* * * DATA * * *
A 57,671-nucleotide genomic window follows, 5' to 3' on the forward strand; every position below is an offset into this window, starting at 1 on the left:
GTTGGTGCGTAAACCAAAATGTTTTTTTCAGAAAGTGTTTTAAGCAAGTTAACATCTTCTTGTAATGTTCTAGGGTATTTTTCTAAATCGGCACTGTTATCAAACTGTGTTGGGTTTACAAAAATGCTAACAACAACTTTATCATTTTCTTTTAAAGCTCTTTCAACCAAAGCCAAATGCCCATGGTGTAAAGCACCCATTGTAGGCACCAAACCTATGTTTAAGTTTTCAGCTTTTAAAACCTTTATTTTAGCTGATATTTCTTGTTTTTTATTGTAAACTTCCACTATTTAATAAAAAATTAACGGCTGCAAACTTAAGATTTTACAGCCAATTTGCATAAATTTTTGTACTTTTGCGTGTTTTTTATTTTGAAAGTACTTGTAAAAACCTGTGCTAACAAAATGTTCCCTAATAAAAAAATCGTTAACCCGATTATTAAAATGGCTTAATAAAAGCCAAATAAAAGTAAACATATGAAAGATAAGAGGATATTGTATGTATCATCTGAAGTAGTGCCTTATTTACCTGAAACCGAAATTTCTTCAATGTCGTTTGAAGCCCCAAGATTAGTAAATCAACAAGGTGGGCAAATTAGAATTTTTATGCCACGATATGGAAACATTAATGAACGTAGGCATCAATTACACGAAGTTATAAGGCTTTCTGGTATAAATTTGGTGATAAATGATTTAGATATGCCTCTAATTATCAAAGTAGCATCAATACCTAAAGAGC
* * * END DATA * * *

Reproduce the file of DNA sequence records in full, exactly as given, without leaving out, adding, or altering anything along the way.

A 57,671-nucleotide genomic window follows, 5' to 3' on the forward strand; every position below is an offset into this window, starting at 1 on the left:
GTTGGTGCGTAAACCAAAATGTTTTTTTCAGAAAGTGTTTTAAGCAAGTTAACATCTTCTTGTAATGTTCTAGGGTATTTTTCTAAATCGGCACTGTTATCAAACTGTGTTGGGTTTACAAAAATGCTAACAACAACTTTATCATTTTCTTTTAAAGCTCTTTCAACCAAAGCCAAATGCCCATGGTGTAAAGCACCCATTGTAGGCACCAAACCTATGTTTAAGTTTTCAGCTTTTAAAACCTTTATTTTAGCTGATATTTCTTGTTTTTTATTGTAAACTTCCACTATTTAATAAAAAATTAACGGCTGCAAACTTAAGATTTTACAGCCAATTTGCATAAATTTTTGTACTTTTGCGTGTTTTTTATTTTGAAAGTACTTGTAAAAACCTGTGCTAACAAAATGTTCCCTAATAAAAAAATCGTTAACCCGATTATTAAAATGGCTTAATAAAAGCCAAATAAAAGTAAACATATGAAAGATAAGAGGATATTGTATGTATCATCTGAAGTAGTGCCTTATTTACCTGAAACCGAAATTTCTTCAATGTCGTTTGAAGCCCCAAGATTAGTAAATCAACAAGGTGGGCAAATTAGAATTTTTATGCCACGATATGGAAACATTAATGAACGTAGGCATCAATTACACGAAGTTATAAGGCTTTCTGGTATAAATTTGGTGATAAATGATTTAGATATGCCTCTAATTATCAAAGTAGCATCAATACCTAAAGAGC